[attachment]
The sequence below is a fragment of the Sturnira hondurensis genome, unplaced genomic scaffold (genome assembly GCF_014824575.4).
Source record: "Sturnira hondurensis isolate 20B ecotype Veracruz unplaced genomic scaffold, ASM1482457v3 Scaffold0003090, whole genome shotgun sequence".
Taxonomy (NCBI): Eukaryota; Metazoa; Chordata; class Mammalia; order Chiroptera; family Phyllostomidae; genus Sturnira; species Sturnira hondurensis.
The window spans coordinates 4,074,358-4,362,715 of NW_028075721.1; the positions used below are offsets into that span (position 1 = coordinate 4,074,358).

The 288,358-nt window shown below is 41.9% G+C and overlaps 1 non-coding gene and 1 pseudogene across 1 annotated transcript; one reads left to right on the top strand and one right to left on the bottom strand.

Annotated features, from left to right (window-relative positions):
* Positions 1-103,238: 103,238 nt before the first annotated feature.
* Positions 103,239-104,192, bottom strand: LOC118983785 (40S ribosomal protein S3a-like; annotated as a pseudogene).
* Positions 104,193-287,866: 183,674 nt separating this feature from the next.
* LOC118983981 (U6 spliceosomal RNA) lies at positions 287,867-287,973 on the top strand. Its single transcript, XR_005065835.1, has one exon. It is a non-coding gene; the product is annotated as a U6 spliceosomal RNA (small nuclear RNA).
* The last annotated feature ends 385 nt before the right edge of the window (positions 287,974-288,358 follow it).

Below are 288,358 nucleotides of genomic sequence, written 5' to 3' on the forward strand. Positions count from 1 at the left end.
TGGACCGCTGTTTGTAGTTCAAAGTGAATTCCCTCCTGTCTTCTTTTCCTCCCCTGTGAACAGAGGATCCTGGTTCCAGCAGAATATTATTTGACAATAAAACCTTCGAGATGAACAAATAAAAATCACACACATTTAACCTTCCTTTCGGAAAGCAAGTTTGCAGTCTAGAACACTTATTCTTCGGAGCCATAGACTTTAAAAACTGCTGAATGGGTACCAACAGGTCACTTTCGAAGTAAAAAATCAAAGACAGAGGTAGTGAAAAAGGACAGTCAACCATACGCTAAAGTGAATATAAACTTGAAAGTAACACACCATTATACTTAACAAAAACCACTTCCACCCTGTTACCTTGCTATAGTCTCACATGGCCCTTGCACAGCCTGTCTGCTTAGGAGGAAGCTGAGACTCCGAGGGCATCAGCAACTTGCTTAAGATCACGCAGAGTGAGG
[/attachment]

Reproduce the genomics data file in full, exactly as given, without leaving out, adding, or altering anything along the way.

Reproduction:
The sequence below is a fragment of the Sturnira hondurensis genome, unplaced genomic scaffold (genome assembly GCF_014824575.4).
Source record: "Sturnira hondurensis isolate 20B ecotype Veracruz unplaced genomic scaffold, ASM1482457v3 Scaffold0003090, whole genome shotgun sequence".
Taxonomy (NCBI): Eukaryota; Metazoa; Chordata; class Mammalia; order Chiroptera; family Phyllostomidae; genus Sturnira; species Sturnira hondurensis.
The window spans coordinates 4,074,358-4,362,715 of NW_028075721.1; the positions used below are offsets into that span (position 1 = coordinate 4,074,358).

The 288,358-nt window shown below is 41.9% G+C and overlaps 1 non-coding gene and 1 pseudogene across 1 annotated transcript; one reads left to right on the top strand and one right to left on the bottom strand.

Annotated features, from left to right (window-relative positions):
* Positions 1-103,238: 103,238 nt before the first annotated feature.
* Positions 103,239-104,192, bottom strand: LOC118983785 (40S ribosomal protein S3a-like; annotated as a pseudogene).
* Positions 104,193-287,866: 183,674 nt separating this feature from the next.
* LOC118983981 (U6 spliceosomal RNA) lies at positions 287,867-287,973 on the top strand. Its single transcript, XR_005065835.1, has one exon. It is a non-coding gene; the product is annotated as a U6 spliceosomal RNA (small nuclear RNA).
* The last annotated feature ends 385 nt before the right edge of the window (positions 287,974-288,358 follow it).

Below are 288,358 nucleotides of genomic sequence, written 5' to 3' on the forward strand. Positions count from 1 at the left end.
TGGACCGCTGTTTGTAGTTCAAAGTGAATTCCCTCCTGTCTTCTTTTCCTCCCCTGTGAACAGAGGATCCTGGTTCCAGCAGAATATTATTTGACAATAAAACCTTCGAGATGAACAAATAAAAATCACACACATTTAACCTTCCTTTCGGAAAGCAAGTTTGCAGTCTAGAACACTTATTCTTCGGAGCCATAGACTTTAAAAACTGCTGAATGGGTACCAACAGGTCACTTTCGAAGTAAAAAATCAAAGACAGAGGTAGTGAAAAAGGACAGTCAACCATACGCTAAAGTGAATATAAACTTGAAAGTAACACACCATTATACTTAACAAAAACCACTTCCACCCTGTTACCTTGCTATAGTCTCACATGGCCCTTGCACAGCCTGTCTGCTTAGGAGGAAGCTGAGACTCCGAGGGCATCAGCAACTTGCTTAAGATCACGCAGAGTGAGG